comment on this article

UK demo satellite passes design review, could launch in 2012

UK demo satellite passes design review, could launch in 2012

A UK technology demonstration satellite project has passed its preliminary design review (pdr) enabling construction to commence. Part funded by the national innovation agency, TechDemoSat-1 is designed to function as a combined orbital test bed and showcase for some of UK industry's most promising space technology.

The project began six months ago and is led by Surrey Satellite Technology and funded by the Technology Strategy Board and South East England Development Board. Following the successful pdr, there are plans to make the satellite ready for launch by April 2012.

TechDemoSat-1 is officially classed as a mini satellite, but at around 1m3 in volume, it will nevertheless carry a total of eight payloads plus a number of subsystem designs. Its design is based on the SSTL-150 platform developed for the successful SSTL built RapidEye remote sensing satellite constellation but with various modifications and upgrades to accommodate the new payloads crammed onboard.

An enhanced on board computer will give greater ability to conduct software experiments remotely while TechDemoSat-1's solar panels will incorporate two freshly qualified solar cell designs designed to improve power efficiency. A new battery charge regulator will help store the generated energy. The propulsion tank system will combine a smaller tank size with a new high performance 'resistojet' thruster to attain greater fuel efficiency. A star tracker will increase the accuracy of the attitude and orbit control system used to control the satellite's position in space.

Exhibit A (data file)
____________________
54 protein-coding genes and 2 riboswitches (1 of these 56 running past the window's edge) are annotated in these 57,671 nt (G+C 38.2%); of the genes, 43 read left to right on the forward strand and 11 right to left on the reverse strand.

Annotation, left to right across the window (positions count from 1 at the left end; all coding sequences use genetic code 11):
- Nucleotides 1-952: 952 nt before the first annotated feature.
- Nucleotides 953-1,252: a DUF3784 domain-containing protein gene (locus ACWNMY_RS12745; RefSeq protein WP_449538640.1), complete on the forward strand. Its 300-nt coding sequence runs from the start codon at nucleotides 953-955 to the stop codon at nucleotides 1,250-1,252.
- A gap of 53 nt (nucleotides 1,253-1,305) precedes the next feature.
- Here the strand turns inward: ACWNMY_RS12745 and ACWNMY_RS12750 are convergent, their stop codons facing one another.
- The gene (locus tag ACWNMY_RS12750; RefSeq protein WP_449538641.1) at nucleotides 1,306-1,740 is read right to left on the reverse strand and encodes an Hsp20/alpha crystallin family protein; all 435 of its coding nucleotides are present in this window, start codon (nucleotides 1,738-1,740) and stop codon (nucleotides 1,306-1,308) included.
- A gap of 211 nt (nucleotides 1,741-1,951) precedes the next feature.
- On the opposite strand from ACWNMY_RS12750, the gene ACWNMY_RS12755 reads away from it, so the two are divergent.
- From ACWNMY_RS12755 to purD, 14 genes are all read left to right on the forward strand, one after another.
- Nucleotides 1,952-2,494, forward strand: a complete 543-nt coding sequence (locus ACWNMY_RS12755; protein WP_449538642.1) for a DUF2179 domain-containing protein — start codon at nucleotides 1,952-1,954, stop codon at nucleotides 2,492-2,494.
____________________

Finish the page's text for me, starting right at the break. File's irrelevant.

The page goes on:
The total amount of technology onboard has led to the use of an upgraded control network typically found in modern automobiles, serving to connect all modules on the spacecraft, and ensuring immunity from signal noise and minimal contention between nodes.

TechDemoSat-1's eight payloads are divided into four separate suites based on function: a maritime suite, space environment suite, air and land monitoring suite and a platform technology suite. The payloads have been developed together with ComDev Europe, Mullard Space Science Laboratory, Oxford University, Rutherford Appleton Laboratory, Langton Star Centre, Surrey Space Centre and Aero Sekur.

Author
Chris Shaw

Comment on this article


This material is protected by Findlay Media copyright See Terms and Conditions. One-off usage is permitted but bulk copying is not. For multiple copies contact the sales team.

Enjoy this story? People who read this article also read...

What you think about this article:


Add your comments

Name
 
Email
 
Comments
 

Your comments/feedback may be edited prior to publishing. Not all entries will be published.
Please view our Terms and Conditions before leaving a comment.

Related Articles

Exploiting space data

'To innovate for a better world, empowered by satellites' is the stated aim of ...

BEEAs 2013

The sixth British Engineering Excellence Awards (BEEAs) will be held on 9th ...

ES LIVE 2015

Taking place on 14th May at the Madejski Stadium in Reading, Electronics ...

Still working ...

NASA has determined that Voyager 1 – launched in August 1977 on a mission to ...

Cutting the mustard

In the past ten days, three clients have presented their new designs (an ...

Roger Rogowski, UKEA

Last week's Anti Counterfeiting Forum saw electronics industry leaders convene ...